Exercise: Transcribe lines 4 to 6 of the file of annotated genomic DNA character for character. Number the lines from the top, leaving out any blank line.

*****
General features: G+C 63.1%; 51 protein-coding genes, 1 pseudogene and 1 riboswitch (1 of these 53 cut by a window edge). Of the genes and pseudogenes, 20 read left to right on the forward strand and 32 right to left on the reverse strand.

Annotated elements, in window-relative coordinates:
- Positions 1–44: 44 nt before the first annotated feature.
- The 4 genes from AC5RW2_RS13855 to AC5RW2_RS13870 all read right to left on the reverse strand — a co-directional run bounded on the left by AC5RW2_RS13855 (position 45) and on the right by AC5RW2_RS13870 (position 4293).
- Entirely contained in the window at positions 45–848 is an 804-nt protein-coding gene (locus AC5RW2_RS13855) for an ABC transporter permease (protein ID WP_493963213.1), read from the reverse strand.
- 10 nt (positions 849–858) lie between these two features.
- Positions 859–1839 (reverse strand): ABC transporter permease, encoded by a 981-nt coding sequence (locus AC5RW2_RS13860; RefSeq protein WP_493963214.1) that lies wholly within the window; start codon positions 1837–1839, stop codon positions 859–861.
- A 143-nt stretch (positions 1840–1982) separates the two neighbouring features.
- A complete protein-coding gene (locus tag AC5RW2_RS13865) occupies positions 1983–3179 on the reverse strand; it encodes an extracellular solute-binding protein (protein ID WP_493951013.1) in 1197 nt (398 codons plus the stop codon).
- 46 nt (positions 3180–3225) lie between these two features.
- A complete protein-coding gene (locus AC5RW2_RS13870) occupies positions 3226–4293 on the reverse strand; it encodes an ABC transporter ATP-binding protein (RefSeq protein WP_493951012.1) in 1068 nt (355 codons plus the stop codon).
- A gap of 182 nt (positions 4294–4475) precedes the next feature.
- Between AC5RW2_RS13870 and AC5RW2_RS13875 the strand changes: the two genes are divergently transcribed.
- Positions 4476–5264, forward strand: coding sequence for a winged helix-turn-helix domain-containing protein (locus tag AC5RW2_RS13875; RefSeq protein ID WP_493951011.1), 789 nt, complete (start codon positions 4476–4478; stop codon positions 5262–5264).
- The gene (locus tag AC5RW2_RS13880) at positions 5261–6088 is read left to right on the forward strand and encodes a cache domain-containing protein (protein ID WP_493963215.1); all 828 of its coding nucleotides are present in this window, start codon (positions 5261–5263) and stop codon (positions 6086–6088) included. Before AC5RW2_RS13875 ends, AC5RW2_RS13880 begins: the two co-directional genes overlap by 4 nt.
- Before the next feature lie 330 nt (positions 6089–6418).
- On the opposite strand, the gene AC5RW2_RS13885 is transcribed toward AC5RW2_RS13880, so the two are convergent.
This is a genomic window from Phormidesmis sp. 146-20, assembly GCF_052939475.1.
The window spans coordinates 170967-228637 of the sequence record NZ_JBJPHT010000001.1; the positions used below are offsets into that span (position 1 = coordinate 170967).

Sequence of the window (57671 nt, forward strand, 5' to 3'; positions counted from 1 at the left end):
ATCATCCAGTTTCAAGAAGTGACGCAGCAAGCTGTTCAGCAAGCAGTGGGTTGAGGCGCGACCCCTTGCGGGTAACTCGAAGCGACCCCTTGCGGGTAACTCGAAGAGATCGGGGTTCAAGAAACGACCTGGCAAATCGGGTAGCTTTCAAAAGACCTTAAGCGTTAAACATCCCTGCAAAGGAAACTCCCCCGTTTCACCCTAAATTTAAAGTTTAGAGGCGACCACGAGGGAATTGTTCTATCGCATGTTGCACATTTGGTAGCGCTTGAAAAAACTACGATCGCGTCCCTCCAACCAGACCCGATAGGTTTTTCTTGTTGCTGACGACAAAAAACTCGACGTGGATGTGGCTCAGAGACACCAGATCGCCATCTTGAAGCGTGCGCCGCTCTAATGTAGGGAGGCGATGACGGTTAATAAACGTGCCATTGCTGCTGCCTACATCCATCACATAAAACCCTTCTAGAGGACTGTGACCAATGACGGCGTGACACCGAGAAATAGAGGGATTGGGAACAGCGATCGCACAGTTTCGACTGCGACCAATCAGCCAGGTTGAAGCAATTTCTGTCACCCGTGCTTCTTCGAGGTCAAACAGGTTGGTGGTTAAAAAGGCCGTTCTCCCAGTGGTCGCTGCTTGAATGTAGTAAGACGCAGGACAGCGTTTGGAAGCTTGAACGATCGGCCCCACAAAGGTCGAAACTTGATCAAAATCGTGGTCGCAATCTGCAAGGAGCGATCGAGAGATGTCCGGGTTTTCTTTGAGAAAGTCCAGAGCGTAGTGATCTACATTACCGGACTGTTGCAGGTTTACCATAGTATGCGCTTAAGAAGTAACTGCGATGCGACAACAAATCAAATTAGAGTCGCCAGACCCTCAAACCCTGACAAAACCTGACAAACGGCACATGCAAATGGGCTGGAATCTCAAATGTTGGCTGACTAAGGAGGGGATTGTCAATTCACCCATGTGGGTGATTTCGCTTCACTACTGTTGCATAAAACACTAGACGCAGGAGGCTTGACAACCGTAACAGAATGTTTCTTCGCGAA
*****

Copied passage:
- The 4 genes from AC5RW2_RS13855 to AC5RW2_RS13870 all read right to left on the reverse strand — a co-directional run bounded on the left by AC5RW2_RS13855 (position 45) and on the right by AC5RW2_RS13870 (position 4293).
- Entirely contained in the window at positions 45–848 is an 804-nt protein-coding gene (locus AC5RW2_RS13855) for an ABC transporter permease (protein ID WP_493963213.1), read from the reverse strand.
- 10 nt (positions 849–858) lie between these two features.